I’ll be addressing this point in more detail in the next newsletter. For now, here are some practical applications for improving insulin resistance: Increase intake of Omega-3 fatty acids through wild fish, grass-fed beef, and/or supplement with a good fish or kill oil. Decrease your consumption of high Omega-6 vegetable oils such as corn oil, safflower oil, sunflower oil, and fried foods.
5. ‘Tis the Season For Cinnamon Spice and Apple Cider Vinegar
Apple cider vinegar and cinnamon are food compounds that has shown to exhibit positive nutrient partitioning effects. Numerous studies have shown it to improve the metabolic action of insulin resistance by increasing glucose uptake by the cells and enhancing the insulin-signaling pathway in muscle.
Add cinnamon to your daily drinks (i.e., milk, coffee, tea) and consume at least 2 tablespoons of apple cider vinegar.
To improve insulin sensitivity and start losing fat:
- Determine your body fat percentage and look at the daily carb recommendations for your range (detailed below).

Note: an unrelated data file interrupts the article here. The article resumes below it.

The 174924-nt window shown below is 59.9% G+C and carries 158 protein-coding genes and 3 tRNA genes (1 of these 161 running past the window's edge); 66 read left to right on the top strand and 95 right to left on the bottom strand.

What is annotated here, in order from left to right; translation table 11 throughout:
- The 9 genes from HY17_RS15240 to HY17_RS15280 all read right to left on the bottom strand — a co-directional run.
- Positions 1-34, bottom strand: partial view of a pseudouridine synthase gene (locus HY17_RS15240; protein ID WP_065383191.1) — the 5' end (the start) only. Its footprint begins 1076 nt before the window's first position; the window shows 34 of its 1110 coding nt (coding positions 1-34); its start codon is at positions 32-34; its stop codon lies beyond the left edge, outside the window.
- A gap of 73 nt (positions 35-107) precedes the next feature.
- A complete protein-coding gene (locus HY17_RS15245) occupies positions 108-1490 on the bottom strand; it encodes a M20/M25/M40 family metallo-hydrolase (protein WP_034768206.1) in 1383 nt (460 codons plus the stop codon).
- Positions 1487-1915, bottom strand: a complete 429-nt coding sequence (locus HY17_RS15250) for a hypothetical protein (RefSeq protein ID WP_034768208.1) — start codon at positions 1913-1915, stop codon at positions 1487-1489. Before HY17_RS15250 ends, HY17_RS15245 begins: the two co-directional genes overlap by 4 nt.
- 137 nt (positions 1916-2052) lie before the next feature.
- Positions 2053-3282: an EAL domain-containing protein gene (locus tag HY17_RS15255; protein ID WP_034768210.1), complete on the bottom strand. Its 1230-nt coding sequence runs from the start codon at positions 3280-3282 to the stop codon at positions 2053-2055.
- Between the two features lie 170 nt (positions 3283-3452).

- Cut out high fructose corn syrup, fructose sweeteners, sugar, fruit juice, fruit smoothies, and dried fruit. 1-2 pieces of whole fruit a day is allowable.
- Use fructose-free, gluten-free starch (e.g., taro, potatoes, quinoa, etc.) as your primary carbohydrate sources.
- Cut out anything with trans fats or (partially) hydrogenated oils on the label.
- Increase intake of Omega-3 fatty acids through wild fish, grass-fed beef, and/or supplement with a good fish or kill oil.
- Eliminate your consumption of high Omega-6 vegetable oils such as corn oil, safflower oil, sunflower oil, and fried foods.
- Add cinnamon to your food/drinks (i.e., protein shakes, coffee, tea) and consume at least 2 tablespoons of apple cider vinegar daily.